PBP: 060 Slicing

Everyone’s favorite set of Perl guideliens tells is not to forget about the awesome power of array slices!  That’s smart, too.

The book then goes on to give shiny examples, and warn of a few pitfalls of using array slices.  They’re good and clear.

Part of the book’s age is showing in that it does not mention the hash slice, added less than a year ago in Perl 5,20.  They’re another way to extract data from a hash, given a specific set of keys, like an array slice.  Neat, but I haven’t bumped into a use in the wild yet.

I do find the reason the book gave for using array slices to be true; readability and clarity.  If you’re extracting several array items in a row, that’s a slice, and it might be more clearly written that way.

On the other hand, a lot of Perl programmers don’t know slices exist, and will tell you that leading an array use with @ will not work.  This means that using them makes the code readable and maintainable by only very advanced engineers.  I find this at odds with other advice in the book, which caters to people stuck on hard terminals and awk programmers and things.  I prefer to lean this way; encourage deeper understanding of the language, and use the features available.  It’s a teachable moment for any engineer who isn’t familiar with slices.  Seize it and encourage them to grow!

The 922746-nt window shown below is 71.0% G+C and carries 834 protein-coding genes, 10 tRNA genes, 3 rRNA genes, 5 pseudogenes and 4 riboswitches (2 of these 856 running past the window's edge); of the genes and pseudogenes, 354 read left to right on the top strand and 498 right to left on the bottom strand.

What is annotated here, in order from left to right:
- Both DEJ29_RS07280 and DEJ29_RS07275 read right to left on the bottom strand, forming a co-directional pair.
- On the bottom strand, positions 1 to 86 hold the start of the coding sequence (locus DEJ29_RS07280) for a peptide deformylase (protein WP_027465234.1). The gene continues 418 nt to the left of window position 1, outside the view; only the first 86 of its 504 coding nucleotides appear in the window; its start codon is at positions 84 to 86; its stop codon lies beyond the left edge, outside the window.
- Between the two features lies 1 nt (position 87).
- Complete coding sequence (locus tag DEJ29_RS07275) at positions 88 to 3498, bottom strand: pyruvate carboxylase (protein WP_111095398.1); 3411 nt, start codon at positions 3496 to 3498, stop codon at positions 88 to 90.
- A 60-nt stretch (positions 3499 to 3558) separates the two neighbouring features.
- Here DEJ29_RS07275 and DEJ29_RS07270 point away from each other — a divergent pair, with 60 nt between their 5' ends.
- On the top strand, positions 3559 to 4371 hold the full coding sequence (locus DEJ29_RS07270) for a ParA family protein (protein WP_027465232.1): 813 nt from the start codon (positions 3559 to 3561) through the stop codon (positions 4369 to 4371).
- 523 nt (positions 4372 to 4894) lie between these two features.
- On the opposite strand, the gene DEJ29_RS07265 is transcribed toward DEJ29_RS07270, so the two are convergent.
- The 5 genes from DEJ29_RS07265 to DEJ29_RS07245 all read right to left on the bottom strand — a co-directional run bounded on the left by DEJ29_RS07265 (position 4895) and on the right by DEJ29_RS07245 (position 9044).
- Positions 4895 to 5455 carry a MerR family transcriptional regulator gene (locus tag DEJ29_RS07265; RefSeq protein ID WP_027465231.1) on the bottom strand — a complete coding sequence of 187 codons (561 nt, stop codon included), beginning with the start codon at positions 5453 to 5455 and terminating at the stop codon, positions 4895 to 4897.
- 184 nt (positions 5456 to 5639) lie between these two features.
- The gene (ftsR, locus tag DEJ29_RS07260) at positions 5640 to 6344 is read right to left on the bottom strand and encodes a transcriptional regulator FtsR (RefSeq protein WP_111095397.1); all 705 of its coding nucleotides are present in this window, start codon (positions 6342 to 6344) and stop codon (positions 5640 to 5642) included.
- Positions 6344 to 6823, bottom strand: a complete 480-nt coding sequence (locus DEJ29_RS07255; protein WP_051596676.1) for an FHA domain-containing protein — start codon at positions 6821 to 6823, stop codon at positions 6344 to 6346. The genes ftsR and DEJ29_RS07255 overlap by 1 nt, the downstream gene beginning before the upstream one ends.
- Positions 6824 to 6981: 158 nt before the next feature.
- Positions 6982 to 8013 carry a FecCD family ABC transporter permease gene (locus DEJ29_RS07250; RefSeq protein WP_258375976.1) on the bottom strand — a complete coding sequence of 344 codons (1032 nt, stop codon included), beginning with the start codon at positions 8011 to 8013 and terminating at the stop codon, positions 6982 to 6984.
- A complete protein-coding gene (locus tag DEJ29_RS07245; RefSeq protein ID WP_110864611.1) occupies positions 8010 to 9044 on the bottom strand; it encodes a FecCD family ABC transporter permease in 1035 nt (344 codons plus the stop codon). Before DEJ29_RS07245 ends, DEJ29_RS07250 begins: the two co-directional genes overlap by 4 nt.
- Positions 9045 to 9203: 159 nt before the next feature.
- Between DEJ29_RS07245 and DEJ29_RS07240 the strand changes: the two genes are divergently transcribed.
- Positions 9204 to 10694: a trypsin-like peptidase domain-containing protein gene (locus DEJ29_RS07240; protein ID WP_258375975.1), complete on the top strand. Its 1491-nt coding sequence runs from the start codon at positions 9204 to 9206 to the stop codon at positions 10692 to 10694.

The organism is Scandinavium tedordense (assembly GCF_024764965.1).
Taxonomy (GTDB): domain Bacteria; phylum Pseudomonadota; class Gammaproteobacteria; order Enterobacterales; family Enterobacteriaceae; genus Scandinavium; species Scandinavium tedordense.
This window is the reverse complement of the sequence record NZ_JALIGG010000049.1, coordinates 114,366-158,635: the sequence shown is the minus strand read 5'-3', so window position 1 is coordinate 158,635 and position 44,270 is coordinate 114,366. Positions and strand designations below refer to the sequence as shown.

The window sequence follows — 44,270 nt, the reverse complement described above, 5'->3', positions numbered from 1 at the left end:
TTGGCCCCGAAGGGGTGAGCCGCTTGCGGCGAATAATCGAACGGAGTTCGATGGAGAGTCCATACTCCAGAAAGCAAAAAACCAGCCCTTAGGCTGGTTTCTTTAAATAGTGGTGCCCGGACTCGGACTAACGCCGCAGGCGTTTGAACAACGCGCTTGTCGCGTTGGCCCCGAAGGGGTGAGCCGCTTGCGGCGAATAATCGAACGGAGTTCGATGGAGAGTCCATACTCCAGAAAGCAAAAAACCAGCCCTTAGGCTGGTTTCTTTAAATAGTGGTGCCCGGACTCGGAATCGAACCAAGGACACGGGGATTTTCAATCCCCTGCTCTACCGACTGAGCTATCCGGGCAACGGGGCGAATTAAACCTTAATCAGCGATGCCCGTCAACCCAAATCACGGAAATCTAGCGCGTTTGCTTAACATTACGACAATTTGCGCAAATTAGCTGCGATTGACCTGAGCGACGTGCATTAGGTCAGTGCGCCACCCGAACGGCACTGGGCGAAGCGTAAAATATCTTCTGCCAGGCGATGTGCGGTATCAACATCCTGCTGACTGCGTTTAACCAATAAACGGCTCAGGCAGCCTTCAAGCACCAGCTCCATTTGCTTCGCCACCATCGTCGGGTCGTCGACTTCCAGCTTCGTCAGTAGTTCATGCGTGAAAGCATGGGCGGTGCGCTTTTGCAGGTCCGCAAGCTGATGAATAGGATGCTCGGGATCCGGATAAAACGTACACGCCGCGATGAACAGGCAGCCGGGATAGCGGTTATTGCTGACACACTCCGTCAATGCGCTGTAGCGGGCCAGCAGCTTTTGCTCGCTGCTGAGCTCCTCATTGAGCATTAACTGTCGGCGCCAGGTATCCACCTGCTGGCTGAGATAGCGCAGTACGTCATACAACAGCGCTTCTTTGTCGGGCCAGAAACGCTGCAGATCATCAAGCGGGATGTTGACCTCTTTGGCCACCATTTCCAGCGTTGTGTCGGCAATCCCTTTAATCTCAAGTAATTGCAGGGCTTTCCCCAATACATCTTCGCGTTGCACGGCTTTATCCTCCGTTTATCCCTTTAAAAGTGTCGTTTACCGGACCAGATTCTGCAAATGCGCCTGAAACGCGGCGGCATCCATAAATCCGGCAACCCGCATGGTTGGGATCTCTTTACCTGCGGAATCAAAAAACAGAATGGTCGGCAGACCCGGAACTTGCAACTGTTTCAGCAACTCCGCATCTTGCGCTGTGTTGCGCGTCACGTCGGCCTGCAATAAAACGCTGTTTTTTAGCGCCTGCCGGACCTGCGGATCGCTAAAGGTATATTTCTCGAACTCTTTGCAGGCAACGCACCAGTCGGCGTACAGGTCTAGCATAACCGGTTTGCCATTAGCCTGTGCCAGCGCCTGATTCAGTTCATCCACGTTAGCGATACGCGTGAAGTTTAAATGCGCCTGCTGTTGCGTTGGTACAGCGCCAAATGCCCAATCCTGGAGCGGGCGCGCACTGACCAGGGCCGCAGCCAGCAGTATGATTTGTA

This means, too, that we can let awk programmers keep up with the times, and encourage everyone to get bitmapped displays with real fonts.  I’m sure I’ll have more to rant about this when I get to Chapter 12.

3 Responses to “PBP: 060 Slicing”

  1. Jay Allen says:

    Ugh, I just left a comment but the page went white after I submitted and now it’s gone. Let me know if I posted it to the ether and I’ll rewrite it.

  2. Jay Allen says:

    Since that comment appeared immediately, I’ll assume that it’s gone. Here goes again…

    PBP should have mentioned hash slices because they’ve been around forever, long before its publication date. By that I mean this syntax which allows you to extract multiple values at a time from a hash:

    my %letters = ( a => 1, b => 2, c => 3, d => 4 );
    my @odd = @letters{qw( a c )); # @odd == qw( 1 3 )
    my @even = @letters{qw( b d )); # @even == qw( 2 4 )

    Perl 5.20 simply added a new variant to that syntax which allows you to extract the keys and the values together. From perldata:

    %h = (blonk => 2, foo => 3, squink => 5, bar => 8);
    %subset = %h{‘foo’, ‘bar’}; # key/value hash slice
    # %subset is now (foo => 3, bar => 8)

    I’m not sure if this is what you meant originally, but if someone is discovering slices for the first time by reading your post, I figure this should be explicit. :)

  3. The new variant of Perl 5.20 is actually extremely useful, and gives parity with the array slice behaviour. Previously, all slices whether on an array or a hash resulted in an array. But the new hash variant is a true hash slice, that returns a hash; it is analogous to what you get in SQL when you do a projection; the output columns still know what their names are as in the originals, rather than this being lost.

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